Just two years after people at online travel company Expedia started a meditation group for workers, the activity is growing with more opportunities for practice
Recently the group expanded practice times to three days weekly at noon – Monday, Wednesday and Friday – attracting up to six people for each session.
We recently finished an eight- week class structured around Mark Williams’ book “Mindfulness – An eight week plan for finding peace in a frantic world.”
And last October we gained permission from the company’s human resources department to establish ourselves as a formal affinity group open to anyone. We named the group Mindful Expedia.
What’s behind this interest in meditation, at one of the world’s leading technology companies?
At Expedia, where I work as a software engineer, we experience a fast-paced work life. We need to give constant attention to maintaining the company’s website for hotel and flight booking other travel-related products. We’re also under constant pressure improve the business.
In many ways working at Expedia is a positive experience. Our company culture is geographically diverse and we get opportunities to travel. The company supports diversity, demonstrating a striking commitment to placing women in hard-core technical roles, and supporting workers of color and from the LGBT community.
People can collaborate in affinity groups over issues such as environmental awareness and volunteering, which also increase the richness of our work life.
The “Expedia Events and Announcements” companywide email distribution list is wild, wooly and fun to monitor. For example, every week it’s Haiku Friday, and haikus rain down on every subject, silly and serious.
It’s a fun place to work, so what’s the issue? The flip side of a go-go lifestyle is that it feels there is hardly a moment to breathe or reflect on your life. Stress accumulates when you don’t consciously release it.
Our company-wide meditation group started when Sufi David Matthews, an Internet security engineer who has since retired, emailed the employee list inquiring if there were people who wanted to sit in meditation together. I was the first to respond.
Matthews and I quickly discovered that we wanted to introduce elements from our and others’ wisdom traditions, to help people slow down and find perspective in their lives.
We started with a weekly meditation group, based on a format that Matthews devised, which we still use today:
- Check in and questions.
- If there are new people sitting for the first time, we go around the group and each person introduces themselves and shares their meditation experience.
- We offer 10 to 15 minutes of guided meditation, usually recordings of renowned mediation teachers. Sometimes members offer these guided meditations.
- People discuss or ask questions about the guided meditation for five to 10 minutes.
- During 35 minutes of silent meditation, we sometimes play soft meditation music, if the ambient noise level is high.
- People can quietly enter and leave at any time that they need
We partner with other affinity groups at Expedia to bring in visitors who can discuss mindfulness topics at the lunch hour. For instance, teachers Joel and Michelle Levey have given an introductory talk on mindfulness; and Zen Priest Anita Feng led and taught meditation.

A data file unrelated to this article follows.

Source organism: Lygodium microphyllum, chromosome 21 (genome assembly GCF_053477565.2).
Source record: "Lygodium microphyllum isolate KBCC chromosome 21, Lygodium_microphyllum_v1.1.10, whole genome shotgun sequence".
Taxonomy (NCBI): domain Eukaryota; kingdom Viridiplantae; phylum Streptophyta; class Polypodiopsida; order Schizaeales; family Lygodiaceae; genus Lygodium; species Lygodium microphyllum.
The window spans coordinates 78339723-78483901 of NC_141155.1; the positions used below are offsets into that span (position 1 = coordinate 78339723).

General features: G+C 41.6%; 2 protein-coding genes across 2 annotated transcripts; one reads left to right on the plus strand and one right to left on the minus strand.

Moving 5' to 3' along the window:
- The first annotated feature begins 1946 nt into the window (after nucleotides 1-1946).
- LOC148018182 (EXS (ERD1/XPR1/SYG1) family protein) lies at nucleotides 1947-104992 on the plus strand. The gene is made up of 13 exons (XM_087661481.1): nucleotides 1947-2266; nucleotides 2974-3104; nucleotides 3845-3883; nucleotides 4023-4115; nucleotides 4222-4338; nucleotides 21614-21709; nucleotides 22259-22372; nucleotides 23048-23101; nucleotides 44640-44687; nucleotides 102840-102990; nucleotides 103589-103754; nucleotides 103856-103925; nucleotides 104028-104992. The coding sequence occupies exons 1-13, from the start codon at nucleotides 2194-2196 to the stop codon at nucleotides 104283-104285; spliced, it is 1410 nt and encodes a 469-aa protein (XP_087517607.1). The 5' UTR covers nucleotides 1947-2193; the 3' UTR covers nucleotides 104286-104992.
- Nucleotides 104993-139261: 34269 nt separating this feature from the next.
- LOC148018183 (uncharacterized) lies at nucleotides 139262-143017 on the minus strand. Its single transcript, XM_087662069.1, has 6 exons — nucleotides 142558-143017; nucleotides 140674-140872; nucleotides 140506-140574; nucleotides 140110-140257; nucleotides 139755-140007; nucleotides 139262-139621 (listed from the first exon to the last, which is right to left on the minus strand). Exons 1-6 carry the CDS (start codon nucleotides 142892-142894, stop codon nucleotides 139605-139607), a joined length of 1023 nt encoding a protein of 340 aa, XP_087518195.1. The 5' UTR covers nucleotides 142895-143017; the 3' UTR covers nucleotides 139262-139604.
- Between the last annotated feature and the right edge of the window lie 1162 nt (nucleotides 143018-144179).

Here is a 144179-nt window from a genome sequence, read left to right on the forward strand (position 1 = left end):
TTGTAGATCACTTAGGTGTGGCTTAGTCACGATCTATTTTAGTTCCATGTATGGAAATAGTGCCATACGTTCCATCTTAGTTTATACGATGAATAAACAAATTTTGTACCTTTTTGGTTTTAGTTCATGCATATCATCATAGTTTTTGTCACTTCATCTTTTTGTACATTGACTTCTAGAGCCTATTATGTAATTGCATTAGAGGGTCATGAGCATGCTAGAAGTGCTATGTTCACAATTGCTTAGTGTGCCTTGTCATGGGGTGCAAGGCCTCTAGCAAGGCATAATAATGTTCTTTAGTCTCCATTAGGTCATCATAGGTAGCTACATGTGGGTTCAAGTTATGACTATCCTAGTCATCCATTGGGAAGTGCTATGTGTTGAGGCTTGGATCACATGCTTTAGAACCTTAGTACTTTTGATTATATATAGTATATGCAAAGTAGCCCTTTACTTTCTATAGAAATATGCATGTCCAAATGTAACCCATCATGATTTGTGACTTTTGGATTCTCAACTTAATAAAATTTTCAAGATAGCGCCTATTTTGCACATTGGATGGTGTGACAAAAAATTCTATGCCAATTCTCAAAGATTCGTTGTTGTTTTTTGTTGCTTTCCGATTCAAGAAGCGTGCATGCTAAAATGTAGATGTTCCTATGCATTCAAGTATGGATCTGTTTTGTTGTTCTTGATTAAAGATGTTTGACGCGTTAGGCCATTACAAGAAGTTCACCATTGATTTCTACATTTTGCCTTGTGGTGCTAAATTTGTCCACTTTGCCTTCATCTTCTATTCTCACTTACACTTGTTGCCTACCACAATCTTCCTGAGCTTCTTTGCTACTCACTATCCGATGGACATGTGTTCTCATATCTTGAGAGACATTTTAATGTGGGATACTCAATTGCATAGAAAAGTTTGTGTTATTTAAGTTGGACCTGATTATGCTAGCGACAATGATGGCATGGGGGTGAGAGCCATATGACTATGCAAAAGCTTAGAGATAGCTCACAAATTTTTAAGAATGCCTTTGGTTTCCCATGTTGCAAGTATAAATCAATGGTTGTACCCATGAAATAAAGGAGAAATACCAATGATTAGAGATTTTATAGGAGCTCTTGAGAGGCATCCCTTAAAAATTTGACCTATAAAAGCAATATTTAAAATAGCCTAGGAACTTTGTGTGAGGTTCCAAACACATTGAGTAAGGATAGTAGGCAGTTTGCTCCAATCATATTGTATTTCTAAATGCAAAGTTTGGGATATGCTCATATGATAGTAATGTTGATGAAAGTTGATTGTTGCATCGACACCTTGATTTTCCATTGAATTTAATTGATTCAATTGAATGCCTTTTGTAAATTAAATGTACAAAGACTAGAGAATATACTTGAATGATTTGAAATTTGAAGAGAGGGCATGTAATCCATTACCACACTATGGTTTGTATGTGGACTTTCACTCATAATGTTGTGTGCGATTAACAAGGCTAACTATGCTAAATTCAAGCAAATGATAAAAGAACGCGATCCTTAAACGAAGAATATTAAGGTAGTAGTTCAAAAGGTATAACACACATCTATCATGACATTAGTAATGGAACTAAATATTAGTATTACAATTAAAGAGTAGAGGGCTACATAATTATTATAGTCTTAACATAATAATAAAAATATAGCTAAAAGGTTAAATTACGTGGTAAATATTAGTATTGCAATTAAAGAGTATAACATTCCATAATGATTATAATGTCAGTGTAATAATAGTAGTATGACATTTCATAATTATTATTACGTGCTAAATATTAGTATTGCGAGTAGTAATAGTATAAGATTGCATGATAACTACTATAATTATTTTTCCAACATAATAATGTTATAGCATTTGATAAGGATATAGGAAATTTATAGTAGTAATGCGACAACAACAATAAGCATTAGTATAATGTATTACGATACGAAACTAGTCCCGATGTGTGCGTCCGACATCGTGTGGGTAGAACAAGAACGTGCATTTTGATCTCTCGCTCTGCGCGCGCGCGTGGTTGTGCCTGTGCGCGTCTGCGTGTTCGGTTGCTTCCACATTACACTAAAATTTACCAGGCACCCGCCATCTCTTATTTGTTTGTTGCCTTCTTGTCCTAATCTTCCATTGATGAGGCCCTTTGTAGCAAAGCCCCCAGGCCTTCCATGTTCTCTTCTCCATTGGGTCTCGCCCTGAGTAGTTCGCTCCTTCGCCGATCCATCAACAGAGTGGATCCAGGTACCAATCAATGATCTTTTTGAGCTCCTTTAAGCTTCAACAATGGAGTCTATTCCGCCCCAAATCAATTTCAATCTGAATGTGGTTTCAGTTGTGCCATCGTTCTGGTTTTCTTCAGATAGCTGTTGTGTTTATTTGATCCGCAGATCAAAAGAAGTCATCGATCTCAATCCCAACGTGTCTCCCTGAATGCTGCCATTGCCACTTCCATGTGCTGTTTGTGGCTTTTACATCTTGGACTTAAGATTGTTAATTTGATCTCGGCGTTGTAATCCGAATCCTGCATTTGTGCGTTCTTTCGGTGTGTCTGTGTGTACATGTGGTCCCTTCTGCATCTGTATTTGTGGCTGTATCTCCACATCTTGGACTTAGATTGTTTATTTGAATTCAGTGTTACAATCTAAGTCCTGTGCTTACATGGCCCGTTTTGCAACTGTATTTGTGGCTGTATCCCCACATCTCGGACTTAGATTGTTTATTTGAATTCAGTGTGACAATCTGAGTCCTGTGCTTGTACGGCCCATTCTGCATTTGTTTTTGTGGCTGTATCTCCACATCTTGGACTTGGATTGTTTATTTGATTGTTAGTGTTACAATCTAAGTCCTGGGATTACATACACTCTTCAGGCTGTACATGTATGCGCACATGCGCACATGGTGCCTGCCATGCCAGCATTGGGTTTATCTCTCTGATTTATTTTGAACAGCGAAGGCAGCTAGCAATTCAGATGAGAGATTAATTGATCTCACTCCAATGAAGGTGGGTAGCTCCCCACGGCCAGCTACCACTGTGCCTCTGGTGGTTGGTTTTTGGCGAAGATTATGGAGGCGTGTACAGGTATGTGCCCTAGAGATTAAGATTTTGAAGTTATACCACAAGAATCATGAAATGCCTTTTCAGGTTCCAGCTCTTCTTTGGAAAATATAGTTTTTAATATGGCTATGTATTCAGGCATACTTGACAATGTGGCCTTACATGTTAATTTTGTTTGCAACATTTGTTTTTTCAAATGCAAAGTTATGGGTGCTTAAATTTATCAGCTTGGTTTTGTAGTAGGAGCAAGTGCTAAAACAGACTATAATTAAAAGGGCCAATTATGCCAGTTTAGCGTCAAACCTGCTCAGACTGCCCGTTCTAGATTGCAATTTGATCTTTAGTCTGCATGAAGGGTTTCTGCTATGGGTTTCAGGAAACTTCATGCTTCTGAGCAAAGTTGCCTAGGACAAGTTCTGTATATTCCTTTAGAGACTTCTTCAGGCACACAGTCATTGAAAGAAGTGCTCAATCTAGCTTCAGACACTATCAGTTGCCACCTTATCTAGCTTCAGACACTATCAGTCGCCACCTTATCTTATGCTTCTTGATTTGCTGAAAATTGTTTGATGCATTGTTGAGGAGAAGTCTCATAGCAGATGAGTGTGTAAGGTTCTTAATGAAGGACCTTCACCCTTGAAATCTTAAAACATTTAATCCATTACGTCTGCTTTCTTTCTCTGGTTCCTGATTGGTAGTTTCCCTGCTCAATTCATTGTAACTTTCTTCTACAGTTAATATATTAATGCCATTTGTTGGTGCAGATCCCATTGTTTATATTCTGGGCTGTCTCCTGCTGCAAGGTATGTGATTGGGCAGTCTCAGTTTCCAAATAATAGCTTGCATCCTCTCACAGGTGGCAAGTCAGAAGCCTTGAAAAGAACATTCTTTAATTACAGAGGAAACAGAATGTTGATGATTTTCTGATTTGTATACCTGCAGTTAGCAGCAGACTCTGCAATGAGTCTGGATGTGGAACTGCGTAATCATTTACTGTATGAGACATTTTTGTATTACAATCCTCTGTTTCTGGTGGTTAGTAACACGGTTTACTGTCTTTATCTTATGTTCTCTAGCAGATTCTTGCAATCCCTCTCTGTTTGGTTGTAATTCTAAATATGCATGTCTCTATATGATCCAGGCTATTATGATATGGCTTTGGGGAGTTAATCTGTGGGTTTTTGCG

We also hosted a presentation from the Center for Mindful Parenting, in partnership with Expedia Parents.
Since the company formally recognized Mindful Expedia in October, we have been able to further develop our offerings.
For instance, we have introduced monthly themes for our guided meditations: the breath, compassion, and mindful movement, to name a few.
On the first Thursday of each month, we now offer a “Beginner’s Mind” session inspired by Zen teacher Shunryu Suziki’s famous book “Zen Mind, Beginner’s Mind.” In the beginner’s mind there are many possibilities, he said, but in the expert’s there are few.
We have put together a printed PowerPoint presentation that introduces folks to different styles of meditation. We lead them through nine short meditations of three styles: mindfulness, calm abiding and insight meditation, giving them tastes of various types. We stop after each one for questions and observations.
The eight-week class on “Mindfulness – An Eight Week Plan for Finding Peace in a Frantic World,” was especially appropriate.
Williams’ research focuses on applying mindfulness to issues of depression and suicidal behavior, and he and his colleagues were very generous in sharing their course material. He is a professor of clinical psychology at Oxford University in Great Britain.
Reaction to the programs has been gratifying. A software engineer told me she didn’t really understand all that was going on, but appreciated the time she was able to take for herself. An HR person said she got further in understanding meditation while attending our sessions, than she had before.
Many people have offered appreciation of the varied and unique guided meditations that we offer, from many different wisdom traditions.
Our aspiration is that language of mindfulness be absorbed into Expedia’s company culture. It would be wonderful, for instance, if meetings started with three minutes of quiet time, giving people a chance to let go of previous events, engage with the present, and just breathe.
The body and psyche have remarkable healing capabilities, if we can just step out of the way.